Observation: if instead the volume of the reductive agent increased to 2 mL the colloid becomes instable; sediment is formed and the colorless supernatant still contains reticular gold. At lower amount of reductive solution (400 mL, 100 mL, respectively) the shapes become ellipsoidal and spherical. The zeta potential of the colloids was consistently negative (-40 to -50 mV) (7).
TIMING: the section steps 2-3 will take to complete maximal 15 minutes.
Pipette suitable aliquot out from stock in a disposable zeta cell and acquire the RNG zeta-potential. Prior to sample splitting for the characterization, the operator checks that dispersion is stable to be able to perform reliable analysis of the RNG. Acquire six replicates to ensure that the sample is stable within a necessary amount of time. If there is evidence of sedimentation in the sample, then the dispersion is not stable enough to allow accurate subsampling.
PAUSE POINT The colloid can be left up to one month or longer at 4°C.
Step 4. RNG immobilization as substrate for Raman spectroscopic sensor and biosensor
Place the cover slips (18mmx18mm) in a cabinet with oxygen plasma at 0.2 mbar, 110 W for 5 minutes (Fig. 2a). Take out the slide with a pinsetter and place it on a bench. Pipette 100 µL of as prepared colloid on this glass slide (Fig. 2b). Dry it under air pressure (Fig. 2c).
TROUBLESHOOTING the air stream should be perpendicular on the glass surface.
At Step 4, the air stream should be perpendicular on the glass surface.
It is beyond the scope of this protocol to give detailed description of limitations of various techniques and the operator should ensure that the technique chosen is suitable for RNG analysis. Typical results of RNG characterization are described in the Fig 3. The rationale behind this information is to prevent any effects that may arise from the wrong-handling of the dispersion during the sample preparation; it may also be the case that the supports or recipients can render the records therefore those descriptions are correspondingly associated to the diagrams. The black colloid of RNG displays a broad absorption in the UV-Vis domain, as exemplified in Figure 3a. A plateau with two weak peaks in the green and near infrared is observable. 530 nm band is characteristic of the surface plasmon component, 850-930 nm band represents the longitudinal component of the structure. For EDX measurements, the RNG colloid was deposited on amorphous carbon substrates and dried in air. The spectra recorded at E0=10 keV show high purity gold (Fig. 3b), with traces of sodium and chlorine. The XRD pattern of the RNG identifies peaks for face-centred cubic (fcc) polycrystalline gold, with the small texture leading to an increase in the 111 reflex (Fig. 3c).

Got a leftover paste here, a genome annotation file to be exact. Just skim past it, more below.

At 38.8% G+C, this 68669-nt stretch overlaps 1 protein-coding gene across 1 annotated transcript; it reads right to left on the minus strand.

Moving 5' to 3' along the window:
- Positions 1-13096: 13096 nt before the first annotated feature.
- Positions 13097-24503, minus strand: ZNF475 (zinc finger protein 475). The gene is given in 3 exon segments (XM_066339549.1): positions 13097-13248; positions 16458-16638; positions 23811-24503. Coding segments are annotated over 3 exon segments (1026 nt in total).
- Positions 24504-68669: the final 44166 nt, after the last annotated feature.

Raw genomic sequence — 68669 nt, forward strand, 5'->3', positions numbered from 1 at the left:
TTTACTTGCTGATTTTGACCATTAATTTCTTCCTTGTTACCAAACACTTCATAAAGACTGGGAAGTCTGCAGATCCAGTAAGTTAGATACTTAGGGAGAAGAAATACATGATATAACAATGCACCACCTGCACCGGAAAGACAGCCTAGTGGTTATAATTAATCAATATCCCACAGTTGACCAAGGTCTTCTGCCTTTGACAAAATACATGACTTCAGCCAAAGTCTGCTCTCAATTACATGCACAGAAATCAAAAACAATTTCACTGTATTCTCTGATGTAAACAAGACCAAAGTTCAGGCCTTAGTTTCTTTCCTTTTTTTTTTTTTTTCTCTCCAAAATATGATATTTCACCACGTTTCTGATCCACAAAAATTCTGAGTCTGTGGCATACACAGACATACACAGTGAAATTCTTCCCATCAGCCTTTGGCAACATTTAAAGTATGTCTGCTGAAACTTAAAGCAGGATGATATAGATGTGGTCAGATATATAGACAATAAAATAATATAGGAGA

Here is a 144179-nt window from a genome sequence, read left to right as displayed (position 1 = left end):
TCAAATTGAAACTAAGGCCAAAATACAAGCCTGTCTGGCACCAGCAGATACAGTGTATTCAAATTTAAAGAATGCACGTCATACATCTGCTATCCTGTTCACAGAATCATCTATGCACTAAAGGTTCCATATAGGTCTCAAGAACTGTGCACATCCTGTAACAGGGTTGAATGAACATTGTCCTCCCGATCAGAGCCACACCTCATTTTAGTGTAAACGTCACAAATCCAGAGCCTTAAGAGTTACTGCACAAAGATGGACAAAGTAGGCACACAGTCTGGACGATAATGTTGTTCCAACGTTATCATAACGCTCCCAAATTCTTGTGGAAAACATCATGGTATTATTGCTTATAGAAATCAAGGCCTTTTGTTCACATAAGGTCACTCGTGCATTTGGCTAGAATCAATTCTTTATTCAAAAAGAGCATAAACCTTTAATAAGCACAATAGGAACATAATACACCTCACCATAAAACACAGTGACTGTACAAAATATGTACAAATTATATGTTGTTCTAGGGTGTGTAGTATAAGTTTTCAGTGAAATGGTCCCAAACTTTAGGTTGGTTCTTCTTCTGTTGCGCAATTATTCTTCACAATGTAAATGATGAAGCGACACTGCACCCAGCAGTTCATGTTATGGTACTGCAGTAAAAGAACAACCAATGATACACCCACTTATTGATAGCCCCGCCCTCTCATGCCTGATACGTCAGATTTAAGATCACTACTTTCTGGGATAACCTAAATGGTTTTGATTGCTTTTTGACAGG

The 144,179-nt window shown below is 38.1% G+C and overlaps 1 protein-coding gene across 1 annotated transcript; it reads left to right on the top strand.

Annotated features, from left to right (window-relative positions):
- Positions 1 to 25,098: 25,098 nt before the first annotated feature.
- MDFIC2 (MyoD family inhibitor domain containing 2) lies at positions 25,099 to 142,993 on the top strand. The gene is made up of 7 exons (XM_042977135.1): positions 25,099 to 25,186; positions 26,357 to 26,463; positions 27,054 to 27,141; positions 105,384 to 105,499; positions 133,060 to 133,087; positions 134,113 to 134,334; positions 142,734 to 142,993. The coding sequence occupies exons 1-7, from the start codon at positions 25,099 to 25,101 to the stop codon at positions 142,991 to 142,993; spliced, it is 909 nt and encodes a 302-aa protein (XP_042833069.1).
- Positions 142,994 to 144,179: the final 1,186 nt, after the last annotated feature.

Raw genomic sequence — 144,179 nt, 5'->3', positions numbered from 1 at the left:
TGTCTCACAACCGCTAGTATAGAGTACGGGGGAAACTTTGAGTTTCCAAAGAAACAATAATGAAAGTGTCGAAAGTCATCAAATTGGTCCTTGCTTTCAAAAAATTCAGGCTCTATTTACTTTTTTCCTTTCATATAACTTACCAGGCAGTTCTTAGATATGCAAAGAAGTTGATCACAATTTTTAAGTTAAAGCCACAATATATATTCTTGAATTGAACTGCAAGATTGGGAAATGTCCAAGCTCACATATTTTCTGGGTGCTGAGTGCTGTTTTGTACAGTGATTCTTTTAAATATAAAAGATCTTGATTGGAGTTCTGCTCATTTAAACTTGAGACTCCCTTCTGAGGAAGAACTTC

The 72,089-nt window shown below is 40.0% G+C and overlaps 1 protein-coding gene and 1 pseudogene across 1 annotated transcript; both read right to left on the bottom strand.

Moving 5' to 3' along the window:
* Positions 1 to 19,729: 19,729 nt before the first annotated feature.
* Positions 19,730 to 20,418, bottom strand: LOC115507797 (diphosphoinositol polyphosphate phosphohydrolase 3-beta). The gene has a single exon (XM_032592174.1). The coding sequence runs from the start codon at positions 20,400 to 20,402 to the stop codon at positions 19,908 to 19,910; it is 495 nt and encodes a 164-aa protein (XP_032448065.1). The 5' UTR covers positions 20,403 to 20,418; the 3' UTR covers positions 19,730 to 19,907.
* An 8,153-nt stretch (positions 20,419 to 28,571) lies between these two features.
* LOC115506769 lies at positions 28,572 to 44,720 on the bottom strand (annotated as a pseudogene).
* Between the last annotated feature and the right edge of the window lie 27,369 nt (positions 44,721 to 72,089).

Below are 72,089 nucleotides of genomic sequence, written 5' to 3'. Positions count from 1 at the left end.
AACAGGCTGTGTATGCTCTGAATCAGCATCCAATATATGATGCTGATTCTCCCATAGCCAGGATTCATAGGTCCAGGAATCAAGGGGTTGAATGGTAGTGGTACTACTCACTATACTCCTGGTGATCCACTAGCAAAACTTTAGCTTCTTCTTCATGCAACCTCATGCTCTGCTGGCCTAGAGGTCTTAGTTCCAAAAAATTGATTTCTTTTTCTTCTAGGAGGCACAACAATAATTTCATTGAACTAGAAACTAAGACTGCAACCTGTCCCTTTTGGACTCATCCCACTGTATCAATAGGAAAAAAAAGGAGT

Typical electron microscopy and atomic force microscopy images are illustrated in figure 4. One set of data from several experiments that worked well in our laboratory are here selected and included. The dilution and drying steps are essential important however there is not troubleshooting required to obtain similar results.
We thank Christa Schmidt for the XRD measurements and Franka Jahn for the TEM images.
Figure 1: Reagent set-up for RNG synthesis
a-b, Illustration of the arrangement of the vial containing stock solutions; c, reductive agent addition to the gold salt solution; d, The aspect of the as prepared colloid. In the right panel hydrogen bubbles are visible after the synthesis is completed.
Figure 2: RNG as substrate for Raman spectroscopic sensors and biosensors
a-b, glass coverslips activated in O2 plasma at 0.2 mbar, 110W for 5 minutes; c, RNG immobilization on the activated glass; d, AFM image of the as prepared substrate.
Figure 3: RNG characterization
a, UV-Vis spectrum; b, EDX ; c, XRD of the as prepared RNG set as indicated.
Figure 4: RNG preparation for imaging and the recorded micrographs
a, TEM grid preparation; b, TEM and HRTEM typical images of the RNG; c, RNG immobilization on mica; d, AFM image of the RNG.
Aqueous Black Colloids of Reticular Nanostructured Gold, S. E. Stanca, W. Fritzsche, J. Dellith, F. Froehlich, A. Undisz, V. Deckert, C. Krafft, and J. Popp, Scientific Reports 5 () 20/01/2015 doi:10.1038/srep07899
Sarmiza Elena Stanca, Wolfgang Fritzsche, Jan Dellith, Frank Froehlich, Volker Deckert, Christoph Krafft & Jürgen Popp, Leibniz Institute of Photonic Technology, Albert-Einstein-Straße 9, 07745 Jena, Germany
Andreas Undisz, Otto Schott Institute of Materials Research, Friedrich Schiller University Jena, Löbdergraben 32, 07743 Jena, Germany
Source: Protocol Exchange (2015) doi:10.1038/protex.2015.010. Originally published online 13 February 2015.